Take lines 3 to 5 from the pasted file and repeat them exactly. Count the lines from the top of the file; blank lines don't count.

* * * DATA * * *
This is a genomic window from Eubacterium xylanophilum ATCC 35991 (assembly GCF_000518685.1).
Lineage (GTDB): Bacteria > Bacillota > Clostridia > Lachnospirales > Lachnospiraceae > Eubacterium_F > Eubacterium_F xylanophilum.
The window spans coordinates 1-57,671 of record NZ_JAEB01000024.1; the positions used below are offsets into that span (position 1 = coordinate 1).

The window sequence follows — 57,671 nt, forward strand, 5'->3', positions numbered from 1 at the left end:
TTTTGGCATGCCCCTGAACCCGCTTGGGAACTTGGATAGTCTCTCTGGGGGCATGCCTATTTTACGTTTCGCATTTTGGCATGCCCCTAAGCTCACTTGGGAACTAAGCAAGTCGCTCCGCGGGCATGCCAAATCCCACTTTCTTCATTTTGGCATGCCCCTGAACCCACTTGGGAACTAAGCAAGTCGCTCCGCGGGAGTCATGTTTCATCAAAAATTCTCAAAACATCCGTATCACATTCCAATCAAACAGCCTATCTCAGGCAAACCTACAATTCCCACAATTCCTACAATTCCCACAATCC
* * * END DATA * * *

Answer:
The window spans coordinates 1-57,671 of record NZ_JAEB01000024.1; the positions used below are offsets into that span (position 1 = coordinate 1).

The window sequence follows — 57,671 nt, forward strand, 5'->3', positions numbered from 1 at the left end:
TTTTGGCATGCCCCTGAACCCGCTTGGGAACTTGGATAGTCTCTCTGGGGGCATGCCTATTTTACGTTTCGCATTTTGGCATGCCCCTAAGCTCACTTGGGAACTAAGCAAGTCGCTCCGCGGGCATGCCAAATCCCACTTTCTTCATTTTGGCATGCCCCTGAACCCACTTGGGAACTAAGCAAGTCGCTCCGCGGGAGTCATGTTTCATCAAAAATTCTCAAAACATCCGTATCACATTCCAATCAAACAGCCTATCTCAGGCAAACCTACAATTCCCACAATTCCTACAATTCCCACAATCC